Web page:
In Robert Lepage’s much celebrated production of Coriolanus, there’s a scene where the title character is banished from Rome and flees into the night in a silver sports car. On stage at the Stratford Festival last year, the effect was achieved with video projections of a dark forest rushing by; the car itself was actually stationary.
So, how does that look when you record it on film, a medium where a fleeing car can be tracked in full motion? Amusingly ironic seems to be the best description as Stratford unveils the most recent of its films based on its Shakespearean productions.
This ongoing series, which should eventually include every play William Shakespeare wrote, is mainly a faithful and tasteful record of the stage shows, with some delicate use of close-ups and panning. However, Lepage’s high-tech, visual production was very different from Stratford’s text-based standard, which tends to boast lavish costumes but more minimal sets and technical effects. Instead, the Quebec director featured projected scenery and some live video, and continually deployed magical devices for framing and changing scenes. Sliding black panels would glide away to reveal the action, or close in on themselves to cut it off. In short, Coriolanus was cinematic, so it’s intriguing to consider how it now looks on film.
Sometimes, the translation is merely distracting. There’s a scene in which Coriolanus’s mother and wife, played by Lucy Peacock and Alexis Gordon, are embroidering a wall hanging: A hint of the patterned tapestry is projected onto a transparent scrim in front of them as they sew at eye level. On stage, the effect was delicately domestic, veiling the women behind their work; on film, it mainly appears as some digital fuzz between the viewer and the action.
On the other hand, Lepage’s cinematic sense of framing and cutting can be heightened by film. He staged scenes amidst the Roman politicians – whose offices look like the quarters of Parliament Hill backbenchers – in a pair of cubbyholes. One little box was home to the two tribunes, played by Stephen Ouimette and Tom Rooney, whose direct appeal to the people brings down the newly appointed consul, the grumpy and reluctant Coriolanus created by André Sills. He was located in the office next door and, in one scene, he stood with his back to the wall, while on the other side Rooney’s tribune just happened to be playing darts. Visually, he was stabbing Coriolanus in the back.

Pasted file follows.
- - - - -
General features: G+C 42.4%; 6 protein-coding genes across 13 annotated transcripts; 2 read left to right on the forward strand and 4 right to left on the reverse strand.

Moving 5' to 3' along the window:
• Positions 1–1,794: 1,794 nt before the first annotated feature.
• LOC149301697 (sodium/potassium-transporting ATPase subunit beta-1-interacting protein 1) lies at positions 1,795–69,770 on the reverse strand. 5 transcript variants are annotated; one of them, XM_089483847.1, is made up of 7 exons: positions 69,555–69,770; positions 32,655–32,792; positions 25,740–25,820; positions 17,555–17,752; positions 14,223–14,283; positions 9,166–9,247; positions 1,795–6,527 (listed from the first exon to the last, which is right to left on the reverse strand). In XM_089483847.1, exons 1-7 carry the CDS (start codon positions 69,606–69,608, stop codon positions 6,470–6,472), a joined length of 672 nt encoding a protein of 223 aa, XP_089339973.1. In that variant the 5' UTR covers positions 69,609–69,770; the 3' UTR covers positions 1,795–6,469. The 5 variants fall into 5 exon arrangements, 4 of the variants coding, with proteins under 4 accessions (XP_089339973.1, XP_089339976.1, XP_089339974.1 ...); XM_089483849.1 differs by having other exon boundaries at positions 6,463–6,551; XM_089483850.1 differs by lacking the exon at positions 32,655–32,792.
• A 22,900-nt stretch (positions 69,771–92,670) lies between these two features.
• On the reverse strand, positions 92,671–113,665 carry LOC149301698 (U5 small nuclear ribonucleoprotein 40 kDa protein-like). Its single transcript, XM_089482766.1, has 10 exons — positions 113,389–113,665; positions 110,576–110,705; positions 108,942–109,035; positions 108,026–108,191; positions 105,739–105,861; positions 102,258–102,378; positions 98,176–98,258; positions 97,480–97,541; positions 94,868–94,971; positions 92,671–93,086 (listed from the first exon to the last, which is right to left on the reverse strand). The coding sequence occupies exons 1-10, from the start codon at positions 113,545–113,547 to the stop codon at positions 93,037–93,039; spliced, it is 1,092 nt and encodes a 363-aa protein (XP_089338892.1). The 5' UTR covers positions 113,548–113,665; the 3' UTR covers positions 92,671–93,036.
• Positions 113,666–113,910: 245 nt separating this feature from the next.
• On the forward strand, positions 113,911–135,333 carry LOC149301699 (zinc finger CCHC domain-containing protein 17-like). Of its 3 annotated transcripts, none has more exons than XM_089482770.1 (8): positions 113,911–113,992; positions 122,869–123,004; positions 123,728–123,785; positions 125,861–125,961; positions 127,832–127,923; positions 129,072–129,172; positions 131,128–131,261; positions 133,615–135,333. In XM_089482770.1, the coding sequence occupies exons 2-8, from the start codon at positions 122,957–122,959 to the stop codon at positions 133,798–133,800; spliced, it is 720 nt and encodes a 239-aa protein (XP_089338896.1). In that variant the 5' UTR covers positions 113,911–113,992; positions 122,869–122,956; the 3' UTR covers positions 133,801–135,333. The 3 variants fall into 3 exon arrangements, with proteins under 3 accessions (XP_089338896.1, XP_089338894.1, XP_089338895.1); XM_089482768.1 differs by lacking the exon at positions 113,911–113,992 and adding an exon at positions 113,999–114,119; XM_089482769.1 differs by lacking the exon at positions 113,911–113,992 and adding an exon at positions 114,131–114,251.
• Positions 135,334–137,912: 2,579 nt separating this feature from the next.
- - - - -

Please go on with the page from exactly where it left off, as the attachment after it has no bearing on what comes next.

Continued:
Producer and director Barry Avrich, who oversees the Stratford film project, underlines the juxtaposition on film, emphasizing the dual focus between the two rooms in a way that harks back to the split-screen effects of vintage TV and film. Similarly, Lepage’s use of sliding black screens to create the equivalent of dissolves or iris shots (a favourite old-movie device whereby the action is blacked out by a tightening circle) seems rather sly in this new context.
Of course, Lepage does not draw his technological inspiration merely from classic film but also from contemporary culture. Audiences were particularly delighted by a scene in which two soldiers exchange information via text message, the bubbles with their Shakespearean lines appearing on a screen above their heads. (You can hear the crowd’s laughter on the soundtrack – since the Stratford films are always shot live.)
Coriolanus is a play so stuffed with warnings against oligarchy, hero worship and mob rule, it might seem pertinent in any era, but its exposure of political hypocrisy does feel utterly of the text-messaging, social-media moment. In Lepage’s cast, you could almost name the Liberal bagman and spin master whom Tom McCamus so delightfully creates in the role of Coriolanus’s chief enabler, Menenius. And that would make Ouimette and Rooney’s earnestly bumbling tribunes members of the NDP. The three men’s barroom scenes, with a projection of classical Rome behind them and a floating countertop that can levitate out of sight at every scene change, are a highlight of both the stage play and the film, making the contemporary resonances of the political action crystal clear.
And yes, those go well beyond cozy Canadian politics. The tribunes’ inability to control the events they unleash recalls Brexit, while the play’s cynicism about political popularity could be applied to the United States. That doesn’t mean, however, that Sills has really fathomed the difficult figure of Coriolanus; in early scenes, he quickly captures the graceless military hero who has no need for political power, but the enraged figure who wrecks his revenge on Rome remains a mystery. As his mother, Peacock is so broad in her interruption of the character’s ambition that she reduces Volumnia to a comic figure, a meddling mother who is still getting laughs late in the tragic action.
Film actually makes the relevance of these characters easier to judge because it makes them easier to see: It allows for close-ups – and, in particular, close-ups in scenes in which Lepage’s special effects required such dim lighting one could barely discern the actors’ faces. One figure who comes more sharply into focus is that of Graham Abbey’s Aufidius, Coriolanus’s enemy. Taking his cues from the sexual imagery of the text, Lepage judges Aufidius’s sudden embrace of his nemesis to be homoerotic, an interpretation that does much to smooth the play’s implausible end.
As Abbey’s muscular warrior emerges from a room where he has spent the night with one of his soldiers to sit on the window sill of his bombed-out palace, the projected setting is as convincing on screen as it was on stage. Here, performance and technology dovetail impressively – in whatever medium you pick.
Coriolanus opens March 23 at select Cineplex theatres.